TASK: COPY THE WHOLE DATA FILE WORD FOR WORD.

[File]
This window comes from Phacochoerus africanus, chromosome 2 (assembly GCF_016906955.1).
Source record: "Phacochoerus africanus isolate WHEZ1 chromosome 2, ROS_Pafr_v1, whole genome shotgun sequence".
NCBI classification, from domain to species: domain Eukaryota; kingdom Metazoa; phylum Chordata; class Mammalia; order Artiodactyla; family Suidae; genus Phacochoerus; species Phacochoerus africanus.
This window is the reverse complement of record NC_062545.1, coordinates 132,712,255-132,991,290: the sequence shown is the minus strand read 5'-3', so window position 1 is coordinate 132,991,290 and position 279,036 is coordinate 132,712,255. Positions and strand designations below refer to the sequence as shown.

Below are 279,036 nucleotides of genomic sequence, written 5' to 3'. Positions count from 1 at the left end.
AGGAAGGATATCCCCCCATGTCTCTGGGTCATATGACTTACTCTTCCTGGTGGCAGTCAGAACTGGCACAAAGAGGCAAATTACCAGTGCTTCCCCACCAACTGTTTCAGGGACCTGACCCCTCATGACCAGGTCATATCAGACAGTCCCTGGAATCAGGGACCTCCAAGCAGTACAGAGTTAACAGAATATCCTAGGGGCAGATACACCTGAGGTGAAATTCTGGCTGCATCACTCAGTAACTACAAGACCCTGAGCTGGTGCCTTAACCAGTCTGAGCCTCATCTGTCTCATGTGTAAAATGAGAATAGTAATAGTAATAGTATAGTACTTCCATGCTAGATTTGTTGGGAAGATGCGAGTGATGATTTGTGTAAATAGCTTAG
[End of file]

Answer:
This window comes from Phacochoerus africanus, chromosome 2 (assembly GCF_016906955.1).
Source record: "Phacochoerus africanus isolate WHEZ1 chromosome 2, ROS_Pafr_v1, whole genome shotgun sequence".
NCBI classification, from domain to species: domain Eukaryota; kingdom Metazoa; phylum Chordata; class Mammalia; order Artiodactyla; family Suidae; genus Phacochoerus; species Phacochoerus africanus.
This window is the reverse complement of record NC_062545.1, coordinates 132,712,255-132,991,290: the sequence shown is the minus strand read 5'-3', so window position 1 is coordinate 132,991,290 and position 279,036 is coordinate 132,712,255. Positions and strand designations below refer to the sequence as shown.

Below are 279,036 nucleotides of genomic sequence, written 5' to 3'. Positions count from 1 at the left end.
AGGAAGGATATCCCCCCATGTCTCTGGGTCATATGACTTACTCTTCCTGGTGGCAGTCAGAACTGGCACAAAGAGGCAAATTACCAGTGCTTCCCCACCAACTGTTTCAGGGACCTGACCCCTCATGACCAGGTCATATCAGACAGTCCCTGGAATCAGGGACCTCCAAGCAGTACAGAGTTAACAGAATATCCTAGGGGCAGATACACCTGAGGTGAAATTCTGGCTGCATCACTCAGTAACTACAAGACCCTGAGCTGGTGCCTTAACCAGTCTGAGCCTCATCTGTCTCATGTGTAAAATGAGAATAGTAATAGTAATAGTATAGTACTTCCATGCTAGATTTGTTGGGAAGATGCGAGTGATGATTTGTGTAAATAGCTTAG